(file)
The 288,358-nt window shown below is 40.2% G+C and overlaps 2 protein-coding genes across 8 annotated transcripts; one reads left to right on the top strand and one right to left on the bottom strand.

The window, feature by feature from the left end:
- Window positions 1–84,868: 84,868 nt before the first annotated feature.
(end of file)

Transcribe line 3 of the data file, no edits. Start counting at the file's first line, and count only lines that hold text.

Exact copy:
- Window positions 1–84,868: 84,868 nt before the first annotated feature.